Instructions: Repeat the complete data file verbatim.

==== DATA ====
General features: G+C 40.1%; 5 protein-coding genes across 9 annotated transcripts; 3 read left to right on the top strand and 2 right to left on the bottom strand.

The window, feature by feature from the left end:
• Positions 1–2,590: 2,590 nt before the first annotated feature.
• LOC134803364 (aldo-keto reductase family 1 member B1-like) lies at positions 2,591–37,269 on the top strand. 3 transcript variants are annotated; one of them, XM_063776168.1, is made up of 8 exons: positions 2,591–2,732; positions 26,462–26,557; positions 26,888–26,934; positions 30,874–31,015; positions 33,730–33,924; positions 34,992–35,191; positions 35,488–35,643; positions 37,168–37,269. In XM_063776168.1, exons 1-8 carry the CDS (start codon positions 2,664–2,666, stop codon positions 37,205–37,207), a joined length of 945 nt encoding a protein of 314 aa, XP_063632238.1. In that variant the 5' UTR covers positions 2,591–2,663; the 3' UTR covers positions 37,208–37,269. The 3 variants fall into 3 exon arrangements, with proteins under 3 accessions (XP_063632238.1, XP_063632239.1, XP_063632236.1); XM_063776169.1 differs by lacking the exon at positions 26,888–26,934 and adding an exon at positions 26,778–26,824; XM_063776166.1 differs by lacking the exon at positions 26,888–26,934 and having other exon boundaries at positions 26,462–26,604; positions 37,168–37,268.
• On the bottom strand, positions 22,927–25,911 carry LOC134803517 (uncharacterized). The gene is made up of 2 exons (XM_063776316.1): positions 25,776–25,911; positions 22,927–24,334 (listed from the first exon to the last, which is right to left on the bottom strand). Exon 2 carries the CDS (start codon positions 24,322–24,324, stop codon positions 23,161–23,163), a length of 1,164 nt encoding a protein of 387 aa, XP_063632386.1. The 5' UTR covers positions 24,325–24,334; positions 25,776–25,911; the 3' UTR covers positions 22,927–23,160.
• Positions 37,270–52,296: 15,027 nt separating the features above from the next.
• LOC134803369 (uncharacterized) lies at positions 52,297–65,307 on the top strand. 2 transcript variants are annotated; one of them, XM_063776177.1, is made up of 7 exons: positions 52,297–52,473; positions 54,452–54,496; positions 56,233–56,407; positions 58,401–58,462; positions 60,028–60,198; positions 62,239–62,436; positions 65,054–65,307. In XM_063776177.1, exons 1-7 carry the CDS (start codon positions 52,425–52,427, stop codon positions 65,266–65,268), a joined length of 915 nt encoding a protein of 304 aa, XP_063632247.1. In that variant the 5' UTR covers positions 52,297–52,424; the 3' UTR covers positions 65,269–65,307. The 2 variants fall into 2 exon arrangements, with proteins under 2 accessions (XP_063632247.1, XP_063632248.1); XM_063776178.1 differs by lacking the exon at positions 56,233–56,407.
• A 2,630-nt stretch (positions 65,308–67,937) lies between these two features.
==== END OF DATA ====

General features: G+C 40.1%; 5 protein-coding genes across 9 annotated transcripts; 3 read left to right on the top strand and 2 right to left on the bottom strand.

The window, feature by feature from the left end:
• Positions 1–2,590: 2,590 nt before the first annotated feature.
• LOC134803364 (aldo-keto reductase family 1 member B1-like) lies at positions 2,591–37,269 on the top strand. 3 transcript variants are annotated; one of them, XM_063776168.1, is made up of 8 exons: positions 2,591–2,732; positions 26,462–26,557; positions 26,888–26,934; positions 30,874–31,015; positions 33,730–33,924; positions 34,992–35,191; positions 35,488–35,643; positions 37,168–37,269. In XM_063776168.1, exons 1-8 carry the CDS (start codon positions 2,664–2,666, stop codon positions 37,205–37,207), a joined length of 945 nt encoding a protein of 314 aa, XP_063632238.1. In that variant the 5' UTR covers positions 2,591–2,663; the 3' UTR covers positions 37,208–37,269. The 3 variants fall into 3 exon arrangements, with proteins under 3 accessions (XP_063632238.1, XP_063632239.1, XP_063632236.1); XM_063776169.1 differs by lacking the exon at positions 26,888–26,934 and adding an exon at positions 26,778–26,824; XM_063776166.1 differs by lacking the exon at positions 26,888–26,934 and having other exon boundaries at positions 26,462–26,604; positions 37,168–37,268.
• On the bottom strand, positions 22,927–25,911 carry LOC134803517 (uncharacterized). The gene is made up of 2 exons (XM_063776316.1): positions 25,776–25,911; positions 22,927–24,334 (listed from the first exon to the last, which is right to left on the bottom strand). Exon 2 carries the CDS (start codon positions 24,322–24,324, stop codon positions 23,161–23,163), a length of 1,164 nt encoding a protein of 387 aa, XP_063632386.1. The 5' UTR covers positions 24,325–24,334; positions 25,776–25,911; the 3' UTR covers positions 22,927–23,160.
• Positions 37,270–52,296: 15,027 nt separating the features above from the next.
• LOC134803369 (uncharacterized) lies at positions 52,297–65,307 on the top strand. 2 transcript variants are annotated; one of them, XM_063776177.1, is made up of 7 exons: positions 52,297–52,473; positions 54,452–54,496; positions 56,233–56,407; positions 58,401–58,462; positions 60,028–60,198; positions 62,239–62,436; positions 65,054–65,307. In XM_063776177.1, exons 1-7 carry the CDS (start codon positions 52,425–52,427, stop codon positions 65,266–65,268), a joined length of 915 nt encoding a protein of 304 aa, XP_063632247.1. In that variant the 5' UTR covers positions 52,297–52,424; the 3' UTR covers positions 65,269–65,307. The 2 variants fall into 2 exon arrangements, with proteins under 2 accessions (XP_063632247.1, XP_063632248.1); XM_063776178.1 differs by lacking the exon at positions 56,233–56,407.
• A 2,630-nt stretch (positions 65,308–67,937) lies between these two features.